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A New Generation of Food Magazines Thinks Small, and in Ink

Supported by Food A New Generation of Food Magazines Thinks Small, and in Ink Shayne Chammavanijakul, a student at the University of Illinois at Urbana-Champaign, felt let down by the way some magazines depicted Asian cuisines — framed as alien, styled with visual clichés and oversimplified. So she started her own.
Last summer, between her freshman and sophomore years, she fried corn chips and rolled burritos at Chipotle, saving her wages to pay a few contributors. She gathered enough financial and editorial support from friends and family to print 10,000 copies of the first issue of Dill, packed with articles about noodle dishes, from Indonesian soto ayam to Filipino pancit puso.
“We present things in a way that isn’t sensational,” said Ms. Chammavanijakul, 20, whose family has roots in Thailand. “Food isn’t bizarre or cool or something you do on a dare. We have no interest in exoticizing it.”
At a time when traditional food magazines are shrinking and cutting staff, Dill is part..

Square Feet: In the Catskills, New Hope for the Return of Tourism

Supported by Business Day In the Catskills, New Hope for the Return of Tourism Photo A view of the Resorts World Catskills hotel from the lobby of the casino. The complex opened last month in Thompson, N.Y. Credit Eva Deitch for The New York Times THOMPSON, N.Y. — Patti Greco Sunshine, 57, a longtime resident of this town near the Catskill Mountains in Sullivan County, has watched as the region’s once-mighty hospitality industry literally crumbled around her.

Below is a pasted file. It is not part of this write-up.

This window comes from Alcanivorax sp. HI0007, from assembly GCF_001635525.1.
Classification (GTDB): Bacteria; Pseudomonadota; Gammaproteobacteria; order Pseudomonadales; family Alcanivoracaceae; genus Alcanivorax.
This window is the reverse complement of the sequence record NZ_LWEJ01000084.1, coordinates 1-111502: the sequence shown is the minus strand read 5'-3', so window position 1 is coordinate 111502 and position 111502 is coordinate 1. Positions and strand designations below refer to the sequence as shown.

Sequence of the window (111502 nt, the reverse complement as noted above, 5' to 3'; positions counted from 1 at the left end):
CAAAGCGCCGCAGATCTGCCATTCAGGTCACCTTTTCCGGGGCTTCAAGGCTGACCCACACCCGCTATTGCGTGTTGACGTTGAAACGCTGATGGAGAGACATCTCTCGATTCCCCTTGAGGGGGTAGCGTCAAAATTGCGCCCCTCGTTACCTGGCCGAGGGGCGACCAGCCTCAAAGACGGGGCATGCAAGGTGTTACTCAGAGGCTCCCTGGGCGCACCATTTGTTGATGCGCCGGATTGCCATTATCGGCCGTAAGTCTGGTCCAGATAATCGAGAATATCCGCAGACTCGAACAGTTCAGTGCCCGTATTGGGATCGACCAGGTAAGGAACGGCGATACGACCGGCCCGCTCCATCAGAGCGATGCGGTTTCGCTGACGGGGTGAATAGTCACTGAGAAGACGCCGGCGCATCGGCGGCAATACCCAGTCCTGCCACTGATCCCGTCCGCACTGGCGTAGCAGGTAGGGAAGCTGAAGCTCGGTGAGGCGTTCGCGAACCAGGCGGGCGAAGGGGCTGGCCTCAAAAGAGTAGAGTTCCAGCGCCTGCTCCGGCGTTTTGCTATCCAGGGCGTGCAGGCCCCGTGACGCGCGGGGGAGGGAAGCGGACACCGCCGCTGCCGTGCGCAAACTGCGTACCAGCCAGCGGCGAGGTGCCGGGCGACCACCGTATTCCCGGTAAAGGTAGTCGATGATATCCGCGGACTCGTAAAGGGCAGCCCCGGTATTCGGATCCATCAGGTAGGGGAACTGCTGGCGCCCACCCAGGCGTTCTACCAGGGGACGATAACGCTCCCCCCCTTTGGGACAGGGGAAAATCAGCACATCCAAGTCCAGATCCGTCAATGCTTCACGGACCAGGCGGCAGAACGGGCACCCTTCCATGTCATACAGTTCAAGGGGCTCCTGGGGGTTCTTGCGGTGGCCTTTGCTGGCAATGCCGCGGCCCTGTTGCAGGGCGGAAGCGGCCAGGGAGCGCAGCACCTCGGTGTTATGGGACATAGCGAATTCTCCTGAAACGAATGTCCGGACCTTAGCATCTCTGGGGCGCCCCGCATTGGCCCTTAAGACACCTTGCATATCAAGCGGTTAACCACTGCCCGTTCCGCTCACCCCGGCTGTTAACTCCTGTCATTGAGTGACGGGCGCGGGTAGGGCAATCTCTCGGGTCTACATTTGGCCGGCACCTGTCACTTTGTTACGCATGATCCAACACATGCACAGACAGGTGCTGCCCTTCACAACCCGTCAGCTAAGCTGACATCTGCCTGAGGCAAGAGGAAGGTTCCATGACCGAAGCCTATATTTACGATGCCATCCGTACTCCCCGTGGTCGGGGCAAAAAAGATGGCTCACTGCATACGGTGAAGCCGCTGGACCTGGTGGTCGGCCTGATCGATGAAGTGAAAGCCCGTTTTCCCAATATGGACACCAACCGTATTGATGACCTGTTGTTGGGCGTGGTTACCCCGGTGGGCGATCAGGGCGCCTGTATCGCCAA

The Pines resort, where Ms. Greco Sunshine, a professional singer, made her regional debut in 1970 at the age of 10, and which closed in the late 1990s, is now a rotting hulk.
Similarly, the Breezy Corners Bungalow Colony, where Ms. Greco Sunshine went to camp as a child, was bulldozed a few years back. It was replaced by a casino hotel, Resorts World Catskills, which opened last month.
But rather than bemoan the changes, Ms. Greco Sunshine has capitalized on them. In October, she relocated a business she owns, the Funky Hip..

Bargain Booze owner set to go into administration risking 2,500 jobs

Conviviality says it is exploring options for a potential sale of all or parts of the business
The owner of Bargain Booze has said that it intends to appoint administrators within the next 10 business days “unless circumstances change”, putting 2,500 jobs at risk.
In a brief statement, Conviviality said that it intends to keep trading and to work alongside advisers “in order to preserve as much value as possible for all stakeholders”.
It said that it is exploring options for a potential sale of all or parts of the business.
Read more Death of the high street? Closures and cuts paint grim scene for 2018 Shares in the company, which are listed on the AIM division of the London Stock Exchange, will be suspended pending further notice.
Conviviality is the latest in a string of high street names to succumb to financial pressure. In recent weeks it has issued a string of profit warnings and its chief executive has stepped down after the group revealed a £30m tax bill that it had pre..